Raghuram Ranjan on The Impact of COVID-19 on Global Economy

Raghuram Ranjan on The Impact of COVID-19 on Global Economy
In Picture: Raghuram Rajan
Raghuram Ranjan on The Impact of COVID-19 on Global Economy
In Picture: Raghuram Rajan

As the world cheered to enter 2020, a sizeable gloomy fate was waiting for us. Coronavirus pandemic has got many countries under its grip. While economies are struggling to keep up with the isolation and the growing number of cases, economists Raghuram Ranjan shares how badly hit we are. This interview was initially published as a part of Harper Lecture series, Chicago Booth and what Raghuram G. Rajan spoke with Chicago Booth Review editor-in-chief Hal Weitzman is a mine of lessons especially for countries like India about many of the looming challenges during the crises.

Here are some of the key takeaways (summaries of the conversation as spoken by Prof. Raghuram Ranjan):

How badly are we hit

As of today, it could get bad. The sense of the damage it can do has been growing. In China, it died out; it’s exploding in Italy. The global chain is disrupted for some time, and there is a lockdown everywhere. This will have a huge effect on the lives lost. Sensible people believe that we will see a decline in GDP in the second quarter. We don’t need to extrapolate it to the year because we will see a recovery.

The one-handed economist answer how we are likely to recover

We have very few people to believe it will be a V shape recovery. For that, we will need a lot of supply chain to work on this measure. This V shape recovery, if it works, will see the bars and restaurants full of people because they might be tired of the lockdown. What China has done is effectively use facts and data to fight the virus; they have adequately maintained social distancing and the lockdown. China has done this through intrusive technology, such as apps that measure quarantine movements.

Which industries will recover first and change

It’s hard to understand psychology after COVID-19. Now there are places we are learning to do things differently. Education is one of them. Kids are getting classes online. This is similar to other industries too. People are now finding it possible to conduct meetings online. So, many things might change. But there are the old ways also that will carry value. Thus, manufacturing which can be done with distancing will recover first, and high value-added services such as telemedicine, education, virtual services will come back, high contact services will last. Travel and food or bars will take time. A sufficient and cheap test will be required for such sectors.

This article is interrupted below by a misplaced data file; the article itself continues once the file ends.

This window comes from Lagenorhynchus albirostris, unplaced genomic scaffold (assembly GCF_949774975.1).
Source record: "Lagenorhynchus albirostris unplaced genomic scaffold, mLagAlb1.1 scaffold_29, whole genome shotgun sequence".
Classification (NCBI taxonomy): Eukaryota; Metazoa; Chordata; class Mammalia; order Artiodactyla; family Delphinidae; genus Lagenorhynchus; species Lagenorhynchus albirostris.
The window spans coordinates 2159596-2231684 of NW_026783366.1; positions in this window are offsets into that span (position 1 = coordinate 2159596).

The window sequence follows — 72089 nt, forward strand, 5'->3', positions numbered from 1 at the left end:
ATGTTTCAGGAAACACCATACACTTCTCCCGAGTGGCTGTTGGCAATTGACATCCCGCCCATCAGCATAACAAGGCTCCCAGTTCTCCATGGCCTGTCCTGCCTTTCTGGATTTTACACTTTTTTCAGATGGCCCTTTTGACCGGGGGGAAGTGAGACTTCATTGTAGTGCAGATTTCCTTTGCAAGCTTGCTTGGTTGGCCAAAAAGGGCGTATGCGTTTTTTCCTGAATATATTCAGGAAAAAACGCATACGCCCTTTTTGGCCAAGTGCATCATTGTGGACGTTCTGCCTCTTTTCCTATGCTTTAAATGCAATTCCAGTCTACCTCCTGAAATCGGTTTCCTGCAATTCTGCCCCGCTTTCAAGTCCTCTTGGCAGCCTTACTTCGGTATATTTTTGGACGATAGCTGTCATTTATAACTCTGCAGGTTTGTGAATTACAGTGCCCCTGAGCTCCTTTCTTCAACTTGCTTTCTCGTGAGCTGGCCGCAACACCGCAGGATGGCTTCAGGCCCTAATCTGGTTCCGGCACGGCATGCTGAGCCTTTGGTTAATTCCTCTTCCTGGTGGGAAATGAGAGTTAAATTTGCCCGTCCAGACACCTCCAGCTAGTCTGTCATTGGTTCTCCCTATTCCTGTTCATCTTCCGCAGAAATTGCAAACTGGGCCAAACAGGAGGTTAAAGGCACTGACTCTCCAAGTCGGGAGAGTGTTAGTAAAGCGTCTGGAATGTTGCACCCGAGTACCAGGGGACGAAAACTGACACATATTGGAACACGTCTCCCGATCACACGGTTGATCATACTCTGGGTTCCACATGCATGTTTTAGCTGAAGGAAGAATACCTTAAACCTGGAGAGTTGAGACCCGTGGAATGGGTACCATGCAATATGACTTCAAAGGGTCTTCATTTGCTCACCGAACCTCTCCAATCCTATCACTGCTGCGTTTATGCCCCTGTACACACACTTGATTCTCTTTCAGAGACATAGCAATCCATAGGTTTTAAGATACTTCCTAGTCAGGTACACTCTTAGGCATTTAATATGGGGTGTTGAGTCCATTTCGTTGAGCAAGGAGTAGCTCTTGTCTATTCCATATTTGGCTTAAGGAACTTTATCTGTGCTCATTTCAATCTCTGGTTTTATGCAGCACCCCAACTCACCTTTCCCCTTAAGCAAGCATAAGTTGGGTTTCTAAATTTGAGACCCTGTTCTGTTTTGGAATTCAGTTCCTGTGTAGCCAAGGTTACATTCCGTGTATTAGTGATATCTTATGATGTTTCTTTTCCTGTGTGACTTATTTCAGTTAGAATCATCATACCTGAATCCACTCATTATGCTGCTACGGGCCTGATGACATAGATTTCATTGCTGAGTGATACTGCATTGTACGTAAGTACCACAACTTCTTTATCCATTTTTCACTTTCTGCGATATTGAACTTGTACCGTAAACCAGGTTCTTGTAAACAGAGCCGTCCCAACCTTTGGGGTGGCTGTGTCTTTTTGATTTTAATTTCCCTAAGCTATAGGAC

What affect will this have on the global economy

As far as the global economy goes, no part of the world is immune to the virus. We have seen how it is like with China. Then it spread to Europe and America. So, everywhere in the world will be affected. There is some hope that heat might slow the virus. But we are yet to see that. But any hope of global economic growth can be seen to be dissipating at this time. The industrial West is looking at a 5 to 10 % negative GDP growth. For the year despite the rebound that is expected in the end of the year, industrial countries will see negative growth. Markets will go the same way. Even China may go this way. Hopefully, it will be better next year. The reason why the governments are putting in money and trying so much is that they are trying to put the economy in a coma, in suspended animation so it can be woken up as soon as the pandemic is behind us. Much of the recovery will be made next year.

Global Co-operation

Nationalism which already pretty strong before the virus was accentuated. We have seen how the US has blamed China for spreading it. China has said it originated from the US. In India, people are saying it’s a Muslim plot. So, this situation can explode making it harder for communities to get together. That’s one possibility. And, I think that, the more we elect nationalist leaders, there is an eventuality of a break down in the international order. In trying to protect the country, they will try and bring the supply chain inside and depend less on others; this is a load over global growth. I think there would be no answer. Because think about taking away exports from developing countries and telling them now you are on your own. This would mean a much slower global growth. Then people would want to immigrate. This will create new problems before we solve the old ones. There is, however, a change in temper across the world. If we have to be a thriving economy, if we want to have a booming travel sector, we have to have an open world. Which means we would have to focus much more on the problems that divide us. And move on to a world that corresponds to the reality of today.

Wealth Gap post-COVID-19

Surely, the pandemic is accentuating the gap. Take India, for example. We have seen the devasting scenes of the migrants who have no sense of whether they will have food to eat and they started for their homes on their feet because trains have stopped. This is accentuating the fork lines which was already there. I want to take this more optimistically as we move ahead, we are now getting to know how the underprivileged are unprotected and we now need to remedy it. Because we need to think is that such a crisis happens once in a lifetime. But there are so many other challenges, so now its time to think about what kind of societies are better positioned to deal with these kinds of goals.